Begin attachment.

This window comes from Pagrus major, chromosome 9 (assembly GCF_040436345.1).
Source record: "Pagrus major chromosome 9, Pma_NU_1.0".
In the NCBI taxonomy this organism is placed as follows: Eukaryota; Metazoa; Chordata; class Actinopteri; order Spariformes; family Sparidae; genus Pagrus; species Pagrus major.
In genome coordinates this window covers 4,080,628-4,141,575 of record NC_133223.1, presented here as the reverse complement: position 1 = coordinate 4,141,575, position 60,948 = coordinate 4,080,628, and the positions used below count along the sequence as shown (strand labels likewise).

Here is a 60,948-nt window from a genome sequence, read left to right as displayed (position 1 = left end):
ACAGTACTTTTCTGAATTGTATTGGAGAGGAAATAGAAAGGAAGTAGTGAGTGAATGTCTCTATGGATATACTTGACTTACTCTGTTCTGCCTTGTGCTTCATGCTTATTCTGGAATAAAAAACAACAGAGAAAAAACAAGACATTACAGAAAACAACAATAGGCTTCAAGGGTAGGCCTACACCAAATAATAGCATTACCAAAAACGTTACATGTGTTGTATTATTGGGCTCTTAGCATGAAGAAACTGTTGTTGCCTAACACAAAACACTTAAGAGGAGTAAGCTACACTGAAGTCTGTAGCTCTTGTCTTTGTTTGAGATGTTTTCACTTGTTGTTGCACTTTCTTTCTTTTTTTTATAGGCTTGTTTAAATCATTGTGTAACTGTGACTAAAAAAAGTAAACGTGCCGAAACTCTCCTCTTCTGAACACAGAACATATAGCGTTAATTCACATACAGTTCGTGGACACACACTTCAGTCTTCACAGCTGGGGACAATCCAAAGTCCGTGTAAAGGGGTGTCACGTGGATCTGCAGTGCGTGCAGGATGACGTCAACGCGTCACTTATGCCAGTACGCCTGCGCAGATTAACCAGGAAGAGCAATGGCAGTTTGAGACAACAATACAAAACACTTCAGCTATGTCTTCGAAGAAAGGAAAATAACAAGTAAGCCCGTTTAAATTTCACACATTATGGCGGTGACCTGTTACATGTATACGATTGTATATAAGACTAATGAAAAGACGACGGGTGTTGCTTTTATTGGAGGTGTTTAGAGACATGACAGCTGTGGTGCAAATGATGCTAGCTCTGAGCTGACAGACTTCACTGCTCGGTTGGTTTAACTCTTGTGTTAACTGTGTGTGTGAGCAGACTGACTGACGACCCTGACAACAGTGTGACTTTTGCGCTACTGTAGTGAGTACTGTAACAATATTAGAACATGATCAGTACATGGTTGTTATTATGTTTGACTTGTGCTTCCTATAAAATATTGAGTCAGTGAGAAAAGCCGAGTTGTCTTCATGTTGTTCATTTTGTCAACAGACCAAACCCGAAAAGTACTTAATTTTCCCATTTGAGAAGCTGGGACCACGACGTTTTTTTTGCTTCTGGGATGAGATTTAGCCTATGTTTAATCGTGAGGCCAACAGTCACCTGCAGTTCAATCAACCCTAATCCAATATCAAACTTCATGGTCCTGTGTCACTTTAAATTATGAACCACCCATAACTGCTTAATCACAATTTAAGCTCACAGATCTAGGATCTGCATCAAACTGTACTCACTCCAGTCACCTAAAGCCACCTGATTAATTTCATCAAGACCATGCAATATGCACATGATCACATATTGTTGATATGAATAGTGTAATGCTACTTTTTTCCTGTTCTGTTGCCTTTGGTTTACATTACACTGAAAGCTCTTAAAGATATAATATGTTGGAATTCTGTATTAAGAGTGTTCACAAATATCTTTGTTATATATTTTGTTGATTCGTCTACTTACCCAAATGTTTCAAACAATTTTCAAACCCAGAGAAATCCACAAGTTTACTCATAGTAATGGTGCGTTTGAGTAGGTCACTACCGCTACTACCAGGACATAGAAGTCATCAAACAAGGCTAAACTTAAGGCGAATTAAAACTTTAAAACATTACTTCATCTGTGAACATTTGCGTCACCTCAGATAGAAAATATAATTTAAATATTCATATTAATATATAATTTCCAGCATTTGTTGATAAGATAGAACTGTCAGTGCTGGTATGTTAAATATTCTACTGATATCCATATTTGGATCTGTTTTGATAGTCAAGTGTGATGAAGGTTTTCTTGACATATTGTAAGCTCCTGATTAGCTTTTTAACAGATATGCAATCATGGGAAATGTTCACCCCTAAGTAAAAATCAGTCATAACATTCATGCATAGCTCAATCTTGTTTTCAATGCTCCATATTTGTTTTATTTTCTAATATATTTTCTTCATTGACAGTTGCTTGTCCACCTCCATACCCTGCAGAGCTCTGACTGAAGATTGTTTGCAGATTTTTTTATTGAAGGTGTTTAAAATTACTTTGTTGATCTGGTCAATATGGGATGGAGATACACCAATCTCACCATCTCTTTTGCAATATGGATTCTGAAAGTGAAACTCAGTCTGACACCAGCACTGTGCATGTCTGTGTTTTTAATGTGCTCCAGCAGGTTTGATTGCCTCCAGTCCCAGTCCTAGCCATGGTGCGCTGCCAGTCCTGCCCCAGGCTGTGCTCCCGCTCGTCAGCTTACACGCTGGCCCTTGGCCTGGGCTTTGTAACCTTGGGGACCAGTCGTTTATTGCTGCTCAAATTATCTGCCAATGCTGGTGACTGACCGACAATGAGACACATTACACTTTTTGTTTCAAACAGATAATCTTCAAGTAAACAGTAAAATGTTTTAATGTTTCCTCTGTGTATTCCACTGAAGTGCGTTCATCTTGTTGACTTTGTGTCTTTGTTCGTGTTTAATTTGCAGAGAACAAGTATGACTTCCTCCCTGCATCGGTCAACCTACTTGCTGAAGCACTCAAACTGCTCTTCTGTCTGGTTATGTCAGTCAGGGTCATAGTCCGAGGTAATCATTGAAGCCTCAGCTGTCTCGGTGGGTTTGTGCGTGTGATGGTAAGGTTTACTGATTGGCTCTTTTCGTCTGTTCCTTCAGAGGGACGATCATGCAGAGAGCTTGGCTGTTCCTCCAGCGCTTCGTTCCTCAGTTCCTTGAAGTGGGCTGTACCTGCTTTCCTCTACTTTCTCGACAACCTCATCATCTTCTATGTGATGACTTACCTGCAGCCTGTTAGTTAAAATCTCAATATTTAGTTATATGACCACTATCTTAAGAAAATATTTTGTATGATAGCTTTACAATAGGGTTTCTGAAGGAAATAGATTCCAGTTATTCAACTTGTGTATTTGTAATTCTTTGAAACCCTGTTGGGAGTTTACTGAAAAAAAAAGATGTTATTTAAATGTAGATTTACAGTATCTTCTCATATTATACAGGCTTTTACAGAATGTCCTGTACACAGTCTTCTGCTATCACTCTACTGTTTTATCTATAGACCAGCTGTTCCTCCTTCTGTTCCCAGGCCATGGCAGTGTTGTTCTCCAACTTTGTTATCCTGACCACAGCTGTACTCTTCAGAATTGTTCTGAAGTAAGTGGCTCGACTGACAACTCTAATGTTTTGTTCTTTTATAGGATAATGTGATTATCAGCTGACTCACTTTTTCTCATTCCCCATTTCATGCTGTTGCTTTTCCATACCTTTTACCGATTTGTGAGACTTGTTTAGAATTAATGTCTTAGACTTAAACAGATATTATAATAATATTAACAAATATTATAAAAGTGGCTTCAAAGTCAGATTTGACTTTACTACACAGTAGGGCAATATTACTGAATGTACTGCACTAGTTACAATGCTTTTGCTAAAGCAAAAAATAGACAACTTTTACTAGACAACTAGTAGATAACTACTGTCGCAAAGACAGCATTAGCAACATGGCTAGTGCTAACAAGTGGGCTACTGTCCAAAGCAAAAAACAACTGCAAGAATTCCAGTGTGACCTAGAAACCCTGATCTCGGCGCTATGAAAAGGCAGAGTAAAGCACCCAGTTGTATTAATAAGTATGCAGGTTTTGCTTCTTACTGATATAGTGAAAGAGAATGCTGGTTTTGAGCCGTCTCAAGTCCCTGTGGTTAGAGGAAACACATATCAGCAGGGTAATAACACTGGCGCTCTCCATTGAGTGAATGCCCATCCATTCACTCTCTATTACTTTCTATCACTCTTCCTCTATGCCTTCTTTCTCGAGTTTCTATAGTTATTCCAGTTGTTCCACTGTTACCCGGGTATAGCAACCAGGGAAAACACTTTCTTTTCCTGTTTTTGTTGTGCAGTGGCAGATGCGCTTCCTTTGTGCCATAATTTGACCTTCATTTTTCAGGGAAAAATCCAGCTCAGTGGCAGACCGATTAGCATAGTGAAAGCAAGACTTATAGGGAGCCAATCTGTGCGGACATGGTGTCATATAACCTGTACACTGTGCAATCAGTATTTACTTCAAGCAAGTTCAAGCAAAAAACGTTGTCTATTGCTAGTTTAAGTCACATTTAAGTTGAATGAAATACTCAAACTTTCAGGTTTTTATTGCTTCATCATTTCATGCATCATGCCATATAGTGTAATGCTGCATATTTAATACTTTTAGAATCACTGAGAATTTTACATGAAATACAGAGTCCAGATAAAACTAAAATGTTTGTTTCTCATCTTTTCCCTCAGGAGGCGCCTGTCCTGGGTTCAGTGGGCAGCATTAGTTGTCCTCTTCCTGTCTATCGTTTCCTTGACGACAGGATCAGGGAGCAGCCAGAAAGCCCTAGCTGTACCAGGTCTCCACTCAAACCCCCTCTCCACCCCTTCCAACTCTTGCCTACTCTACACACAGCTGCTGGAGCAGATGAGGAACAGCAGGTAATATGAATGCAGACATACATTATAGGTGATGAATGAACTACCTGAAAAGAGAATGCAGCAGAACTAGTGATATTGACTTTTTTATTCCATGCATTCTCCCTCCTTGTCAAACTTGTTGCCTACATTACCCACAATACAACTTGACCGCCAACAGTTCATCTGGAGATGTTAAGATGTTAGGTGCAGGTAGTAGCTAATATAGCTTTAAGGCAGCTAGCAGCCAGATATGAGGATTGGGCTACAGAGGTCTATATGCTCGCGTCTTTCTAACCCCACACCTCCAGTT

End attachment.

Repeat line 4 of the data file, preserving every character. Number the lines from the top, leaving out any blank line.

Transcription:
In genome coordinates this window covers 4,080,628-4,141,575 of record NC_133223.1, presented here as the reverse complement: position 1 = coordinate 4,141,575, position 60,948 = coordinate 4,080,628, and the positions used below count along the sequence as shown (strand labels likewise).